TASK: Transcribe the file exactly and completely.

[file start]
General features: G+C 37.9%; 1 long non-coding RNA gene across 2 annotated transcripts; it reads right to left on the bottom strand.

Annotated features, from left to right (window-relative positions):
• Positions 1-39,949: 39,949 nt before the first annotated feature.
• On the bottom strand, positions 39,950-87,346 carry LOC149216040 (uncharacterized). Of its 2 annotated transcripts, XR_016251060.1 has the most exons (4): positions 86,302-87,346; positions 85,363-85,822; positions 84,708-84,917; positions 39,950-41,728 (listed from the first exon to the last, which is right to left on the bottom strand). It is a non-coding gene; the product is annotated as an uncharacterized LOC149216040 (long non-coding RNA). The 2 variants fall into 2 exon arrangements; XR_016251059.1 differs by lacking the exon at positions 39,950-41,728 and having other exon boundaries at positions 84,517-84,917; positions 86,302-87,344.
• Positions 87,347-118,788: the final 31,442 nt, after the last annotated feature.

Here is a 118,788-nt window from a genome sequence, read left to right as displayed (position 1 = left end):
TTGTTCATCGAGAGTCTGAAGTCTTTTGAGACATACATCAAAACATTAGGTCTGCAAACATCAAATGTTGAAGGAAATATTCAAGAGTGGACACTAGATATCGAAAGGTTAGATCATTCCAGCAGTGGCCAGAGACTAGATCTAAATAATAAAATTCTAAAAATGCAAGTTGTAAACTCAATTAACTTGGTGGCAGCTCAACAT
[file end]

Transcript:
General features: G+C 37.9%; 1 long non-coding RNA gene across 2 annotated transcripts; it reads right to left on the bottom strand.

Annotated features, from left to right (window-relative positions):
• Positions 1-39,949: 39,949 nt before the first annotated feature.
• On the bottom strand, positions 39,950-87,346 carry LOC149216040 (uncharacterized). Of its 2 annotated transcripts, XR_016251060.1 has the most exons (4): positions 86,302-87,346; positions 85,363-85,822; positions 84,708-84,917; positions 39,950-41,728 (listed from the first exon to the last, which is right to left on the bottom strand). It is a non-coding gene; the product is annotated as an uncharacterized LOC149216040 (long non-coding RNA). The 2 variants fall into 2 exon arrangements; XR_016251059.1 differs by lacking the exon at positions 39,950-41,728 and having other exon boundaries at positions 84,517-84,917; positions 86,302-87,344.
• Positions 87,347-118,788: the final 31,442 nt, after the last annotated feature.

Here is a 118,788-nt window from a genome sequence, read left to right as displayed (position 1 = left end):
TTGTTCATCGAGAGTCTGAAGTCTTTTGAGACATACATCAAAACATTAGGTCTGCAAACATCAAATGTTGAAGGAAATATTCAAGAGTGGACACTAGATATCGAAAGGTTAGATCATTCCAGCAGTGGCCAGAGACTAGATCTAAATAATAAAATTCTAAAAATGCAAGTTGTAAACTCAATTAACTTGGTGGCAGCTCAACAT